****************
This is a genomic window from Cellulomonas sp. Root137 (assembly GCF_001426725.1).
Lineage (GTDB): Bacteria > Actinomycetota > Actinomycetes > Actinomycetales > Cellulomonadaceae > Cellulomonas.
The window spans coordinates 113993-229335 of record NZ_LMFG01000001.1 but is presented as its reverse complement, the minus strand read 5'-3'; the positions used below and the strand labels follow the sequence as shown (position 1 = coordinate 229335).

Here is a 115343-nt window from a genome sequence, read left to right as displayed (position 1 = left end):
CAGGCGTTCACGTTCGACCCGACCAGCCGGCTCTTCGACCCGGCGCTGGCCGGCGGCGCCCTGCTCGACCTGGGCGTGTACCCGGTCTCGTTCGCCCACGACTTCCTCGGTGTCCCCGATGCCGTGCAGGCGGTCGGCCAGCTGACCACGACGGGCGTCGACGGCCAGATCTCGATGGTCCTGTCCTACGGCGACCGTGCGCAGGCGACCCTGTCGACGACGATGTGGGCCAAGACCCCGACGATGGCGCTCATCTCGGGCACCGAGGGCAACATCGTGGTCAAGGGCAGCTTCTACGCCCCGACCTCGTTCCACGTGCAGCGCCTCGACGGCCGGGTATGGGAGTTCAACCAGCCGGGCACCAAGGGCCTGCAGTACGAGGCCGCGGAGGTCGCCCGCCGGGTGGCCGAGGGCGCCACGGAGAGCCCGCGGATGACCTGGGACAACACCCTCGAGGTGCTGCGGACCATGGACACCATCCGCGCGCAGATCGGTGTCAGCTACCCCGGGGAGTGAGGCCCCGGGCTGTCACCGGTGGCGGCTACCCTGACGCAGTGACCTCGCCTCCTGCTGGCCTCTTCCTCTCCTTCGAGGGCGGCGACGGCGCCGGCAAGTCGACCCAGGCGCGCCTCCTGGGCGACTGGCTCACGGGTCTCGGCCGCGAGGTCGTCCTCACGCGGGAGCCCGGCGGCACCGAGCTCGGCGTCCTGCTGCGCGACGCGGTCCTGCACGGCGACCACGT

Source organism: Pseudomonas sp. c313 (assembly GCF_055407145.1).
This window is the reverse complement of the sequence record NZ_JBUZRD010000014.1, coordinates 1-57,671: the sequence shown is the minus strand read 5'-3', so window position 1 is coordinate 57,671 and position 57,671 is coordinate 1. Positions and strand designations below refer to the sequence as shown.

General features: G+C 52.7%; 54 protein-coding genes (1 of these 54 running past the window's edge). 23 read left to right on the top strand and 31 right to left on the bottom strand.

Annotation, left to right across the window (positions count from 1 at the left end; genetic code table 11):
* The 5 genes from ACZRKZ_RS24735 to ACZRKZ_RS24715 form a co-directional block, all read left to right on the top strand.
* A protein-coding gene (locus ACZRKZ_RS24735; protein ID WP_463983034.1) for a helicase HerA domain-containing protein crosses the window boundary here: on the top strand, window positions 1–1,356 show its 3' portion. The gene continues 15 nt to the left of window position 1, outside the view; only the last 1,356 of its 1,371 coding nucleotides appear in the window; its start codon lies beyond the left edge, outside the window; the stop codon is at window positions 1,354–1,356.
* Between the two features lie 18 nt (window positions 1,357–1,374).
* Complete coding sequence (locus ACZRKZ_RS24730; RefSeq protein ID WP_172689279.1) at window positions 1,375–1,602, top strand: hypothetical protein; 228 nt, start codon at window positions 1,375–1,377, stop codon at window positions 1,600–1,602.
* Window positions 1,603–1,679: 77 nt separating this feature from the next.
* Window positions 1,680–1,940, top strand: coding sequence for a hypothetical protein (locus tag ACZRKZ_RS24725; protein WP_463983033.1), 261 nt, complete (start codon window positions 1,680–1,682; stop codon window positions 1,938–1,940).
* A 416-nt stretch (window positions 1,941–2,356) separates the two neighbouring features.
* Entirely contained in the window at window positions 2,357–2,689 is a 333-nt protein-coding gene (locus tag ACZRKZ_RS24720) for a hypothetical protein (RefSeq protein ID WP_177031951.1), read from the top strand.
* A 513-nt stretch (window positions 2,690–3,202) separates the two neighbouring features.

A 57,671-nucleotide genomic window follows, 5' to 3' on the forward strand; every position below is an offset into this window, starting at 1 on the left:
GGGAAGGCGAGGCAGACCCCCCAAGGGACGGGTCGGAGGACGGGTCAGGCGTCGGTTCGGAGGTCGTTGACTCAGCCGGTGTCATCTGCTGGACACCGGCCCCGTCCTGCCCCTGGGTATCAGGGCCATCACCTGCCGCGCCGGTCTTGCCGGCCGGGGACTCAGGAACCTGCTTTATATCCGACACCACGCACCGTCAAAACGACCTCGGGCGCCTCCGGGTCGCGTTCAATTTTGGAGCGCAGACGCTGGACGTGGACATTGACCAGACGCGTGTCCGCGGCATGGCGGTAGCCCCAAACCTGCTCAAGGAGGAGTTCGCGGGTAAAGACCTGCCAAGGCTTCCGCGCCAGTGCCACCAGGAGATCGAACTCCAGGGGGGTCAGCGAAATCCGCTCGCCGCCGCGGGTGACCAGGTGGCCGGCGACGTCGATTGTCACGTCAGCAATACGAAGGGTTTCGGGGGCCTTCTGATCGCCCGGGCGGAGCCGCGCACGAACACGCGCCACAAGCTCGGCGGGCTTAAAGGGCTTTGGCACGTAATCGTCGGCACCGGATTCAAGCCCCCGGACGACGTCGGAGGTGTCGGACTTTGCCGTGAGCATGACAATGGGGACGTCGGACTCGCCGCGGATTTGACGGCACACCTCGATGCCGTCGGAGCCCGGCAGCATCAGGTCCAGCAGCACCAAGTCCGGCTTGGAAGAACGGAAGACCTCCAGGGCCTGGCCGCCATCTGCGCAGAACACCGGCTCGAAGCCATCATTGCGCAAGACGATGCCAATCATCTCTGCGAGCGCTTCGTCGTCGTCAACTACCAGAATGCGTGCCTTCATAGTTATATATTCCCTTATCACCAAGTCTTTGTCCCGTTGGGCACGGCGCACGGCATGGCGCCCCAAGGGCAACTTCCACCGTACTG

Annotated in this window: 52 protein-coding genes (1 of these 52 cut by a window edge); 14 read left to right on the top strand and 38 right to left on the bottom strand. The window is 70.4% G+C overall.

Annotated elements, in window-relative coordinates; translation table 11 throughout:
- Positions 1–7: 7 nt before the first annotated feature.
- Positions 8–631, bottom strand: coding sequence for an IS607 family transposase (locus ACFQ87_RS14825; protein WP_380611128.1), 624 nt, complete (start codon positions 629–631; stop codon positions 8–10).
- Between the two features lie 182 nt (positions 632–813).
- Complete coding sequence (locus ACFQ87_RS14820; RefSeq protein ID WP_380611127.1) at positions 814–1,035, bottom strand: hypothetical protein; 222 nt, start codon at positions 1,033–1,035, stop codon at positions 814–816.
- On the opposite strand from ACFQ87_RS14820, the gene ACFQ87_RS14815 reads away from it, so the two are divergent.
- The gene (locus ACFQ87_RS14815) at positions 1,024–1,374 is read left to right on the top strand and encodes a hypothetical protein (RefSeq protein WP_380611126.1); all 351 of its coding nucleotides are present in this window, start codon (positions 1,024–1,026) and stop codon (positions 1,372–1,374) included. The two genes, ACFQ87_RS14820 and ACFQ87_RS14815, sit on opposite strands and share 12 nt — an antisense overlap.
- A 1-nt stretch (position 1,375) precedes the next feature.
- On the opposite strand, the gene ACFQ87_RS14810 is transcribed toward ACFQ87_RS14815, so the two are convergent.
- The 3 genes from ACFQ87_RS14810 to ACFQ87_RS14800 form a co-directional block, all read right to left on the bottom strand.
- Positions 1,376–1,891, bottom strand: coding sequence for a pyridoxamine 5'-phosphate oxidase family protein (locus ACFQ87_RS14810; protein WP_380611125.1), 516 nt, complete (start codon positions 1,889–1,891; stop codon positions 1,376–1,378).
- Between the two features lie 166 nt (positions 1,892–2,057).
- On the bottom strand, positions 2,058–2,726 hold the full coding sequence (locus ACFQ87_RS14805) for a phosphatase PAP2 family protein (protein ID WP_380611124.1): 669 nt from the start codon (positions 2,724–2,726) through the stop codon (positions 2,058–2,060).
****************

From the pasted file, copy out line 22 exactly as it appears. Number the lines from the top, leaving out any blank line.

Annotated elements, in window-relative coordinates; translation table 11 throughout: